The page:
The Mail on Sunday reports that The British Health Secretary has been plunged into a fresh virus row after it emerged thousands of cancer patients were being denied coronavirus-safe treatments that could save their lives. The Health Secretary was challenged to act over protests that half of England’s cancer centres were still not routinely providing advanced radiotherapy although they had the equipment to do so, despite doctors insisting it was the safest way to treat many tumours during the virus crisis.
The ‘stereotactic ablative’ technique (SABR) can spare patients dozens of exhausting hospital visits under traditional methods by delivering vital non-invasive radiotherapy in as little as three to five sessions. The therapy is a highly-targeted technique for delivering very high radiation therapy (or radiotherapy) doses targeted at various cancers, greater survival rates compared to conventional radiation therapy.
Cancer specialists and MPs are demanding an urgent meeting with Mr Hancock the Health Secretary over the NHS decision to ration the treatment – especially as many chemotherapy and surgery alternatives have been suspended during the crisis as they could leave patients vulnerable to infection.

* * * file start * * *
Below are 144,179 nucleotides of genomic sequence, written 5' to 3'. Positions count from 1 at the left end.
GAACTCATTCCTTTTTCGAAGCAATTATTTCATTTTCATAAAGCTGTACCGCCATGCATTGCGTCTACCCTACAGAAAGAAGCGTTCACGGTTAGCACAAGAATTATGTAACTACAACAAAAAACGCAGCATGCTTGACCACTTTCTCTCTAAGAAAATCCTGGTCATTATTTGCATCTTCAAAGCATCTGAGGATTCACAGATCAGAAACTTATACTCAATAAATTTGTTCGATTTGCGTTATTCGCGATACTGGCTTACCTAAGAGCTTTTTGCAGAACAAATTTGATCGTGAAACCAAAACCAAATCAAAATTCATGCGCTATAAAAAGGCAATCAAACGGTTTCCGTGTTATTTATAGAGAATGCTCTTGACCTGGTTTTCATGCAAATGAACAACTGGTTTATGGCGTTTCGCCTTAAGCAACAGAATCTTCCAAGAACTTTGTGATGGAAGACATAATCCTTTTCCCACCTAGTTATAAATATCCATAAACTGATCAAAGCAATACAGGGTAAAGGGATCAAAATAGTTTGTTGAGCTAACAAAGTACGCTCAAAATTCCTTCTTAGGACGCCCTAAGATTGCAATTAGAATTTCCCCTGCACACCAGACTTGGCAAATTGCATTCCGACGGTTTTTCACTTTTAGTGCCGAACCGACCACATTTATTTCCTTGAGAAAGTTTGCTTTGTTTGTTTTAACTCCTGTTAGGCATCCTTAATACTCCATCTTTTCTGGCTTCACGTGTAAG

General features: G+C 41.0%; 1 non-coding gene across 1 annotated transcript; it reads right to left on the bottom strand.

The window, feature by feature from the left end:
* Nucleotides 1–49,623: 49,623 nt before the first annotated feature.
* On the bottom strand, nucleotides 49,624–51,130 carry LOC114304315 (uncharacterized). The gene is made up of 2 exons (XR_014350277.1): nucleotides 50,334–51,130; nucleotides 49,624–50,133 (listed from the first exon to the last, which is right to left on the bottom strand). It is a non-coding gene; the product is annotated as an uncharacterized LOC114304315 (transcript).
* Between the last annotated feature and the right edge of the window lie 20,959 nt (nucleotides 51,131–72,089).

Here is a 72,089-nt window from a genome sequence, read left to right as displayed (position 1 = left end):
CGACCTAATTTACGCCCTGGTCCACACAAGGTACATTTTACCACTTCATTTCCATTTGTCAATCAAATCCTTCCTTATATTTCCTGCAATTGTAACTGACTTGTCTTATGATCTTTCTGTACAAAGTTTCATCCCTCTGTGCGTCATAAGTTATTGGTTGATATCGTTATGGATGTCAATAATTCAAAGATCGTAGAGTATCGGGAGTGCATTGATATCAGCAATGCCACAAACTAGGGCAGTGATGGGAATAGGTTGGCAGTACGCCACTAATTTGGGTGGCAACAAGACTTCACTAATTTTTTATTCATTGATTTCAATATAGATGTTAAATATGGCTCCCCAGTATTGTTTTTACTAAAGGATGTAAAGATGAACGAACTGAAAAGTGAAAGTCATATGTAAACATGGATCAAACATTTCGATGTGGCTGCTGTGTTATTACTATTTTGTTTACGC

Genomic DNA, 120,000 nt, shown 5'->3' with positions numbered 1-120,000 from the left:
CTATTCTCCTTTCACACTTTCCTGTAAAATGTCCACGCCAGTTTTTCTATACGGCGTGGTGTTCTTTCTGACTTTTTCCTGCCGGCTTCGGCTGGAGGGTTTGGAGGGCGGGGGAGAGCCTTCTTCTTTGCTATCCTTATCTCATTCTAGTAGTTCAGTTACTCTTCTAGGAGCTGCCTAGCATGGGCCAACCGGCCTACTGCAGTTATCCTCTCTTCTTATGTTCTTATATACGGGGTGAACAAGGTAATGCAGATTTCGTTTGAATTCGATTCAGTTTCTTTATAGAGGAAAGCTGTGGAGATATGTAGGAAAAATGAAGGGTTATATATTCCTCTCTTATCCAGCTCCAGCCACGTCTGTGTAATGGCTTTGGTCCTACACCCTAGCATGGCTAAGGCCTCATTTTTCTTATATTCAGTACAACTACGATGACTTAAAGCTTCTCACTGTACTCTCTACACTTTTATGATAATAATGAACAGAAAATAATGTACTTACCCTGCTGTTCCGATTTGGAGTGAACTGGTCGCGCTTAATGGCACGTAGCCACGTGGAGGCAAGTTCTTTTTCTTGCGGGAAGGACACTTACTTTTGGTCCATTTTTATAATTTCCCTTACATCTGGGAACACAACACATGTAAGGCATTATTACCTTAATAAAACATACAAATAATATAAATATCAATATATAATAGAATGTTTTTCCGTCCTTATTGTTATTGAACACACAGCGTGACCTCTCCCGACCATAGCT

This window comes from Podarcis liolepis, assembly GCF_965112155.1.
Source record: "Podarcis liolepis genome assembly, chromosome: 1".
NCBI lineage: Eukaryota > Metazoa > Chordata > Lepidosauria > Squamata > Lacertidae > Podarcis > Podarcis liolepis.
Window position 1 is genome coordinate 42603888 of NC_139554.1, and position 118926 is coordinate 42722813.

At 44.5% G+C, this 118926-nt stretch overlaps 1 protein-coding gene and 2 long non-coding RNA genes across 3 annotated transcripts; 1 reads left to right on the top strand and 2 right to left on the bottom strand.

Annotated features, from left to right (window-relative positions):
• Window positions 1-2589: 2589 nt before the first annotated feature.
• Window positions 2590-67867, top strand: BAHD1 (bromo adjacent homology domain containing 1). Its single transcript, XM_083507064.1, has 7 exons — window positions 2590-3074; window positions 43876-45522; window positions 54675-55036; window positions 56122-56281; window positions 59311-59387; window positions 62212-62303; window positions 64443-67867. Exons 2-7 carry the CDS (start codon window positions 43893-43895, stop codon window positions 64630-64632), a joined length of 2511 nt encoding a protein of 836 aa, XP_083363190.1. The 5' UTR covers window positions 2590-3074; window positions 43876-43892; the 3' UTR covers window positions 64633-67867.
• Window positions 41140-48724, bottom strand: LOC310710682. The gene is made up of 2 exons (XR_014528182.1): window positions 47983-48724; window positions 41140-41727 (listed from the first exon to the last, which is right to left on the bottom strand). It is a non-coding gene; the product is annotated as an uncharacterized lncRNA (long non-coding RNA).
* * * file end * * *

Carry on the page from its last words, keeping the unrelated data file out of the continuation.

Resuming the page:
MPs from the All Party Parliamentary Group on Cancer have urged Mr Hancock to realise that boosting radiotherapy services would help save the lives of thousands of cancer sufferers ‘without detriment to the overall Covid-19 response’.
Stopcancer.health hopes the Health Secretary will meet MPs soonest to ensure them and cancer sufferers that the present emergency does not cause the NHS to miss cancer waiting time targets unnecessarily. Such delays will inevitably create a huge cancer treatment backlog and result in the untimely deaths of many patients who could have been treated successfully for their cancer.
Stanford Health Care
Targeting Cancer Australia
All Party Parliamentary Group on Cancer
Mail on Sunday
Keywords: SABR, cancer, radiotherapy, chemotherapy, corvid-19, coronavirus, NHS, Mail on Sunday.
Photo Credit: Targettingcancer.com.au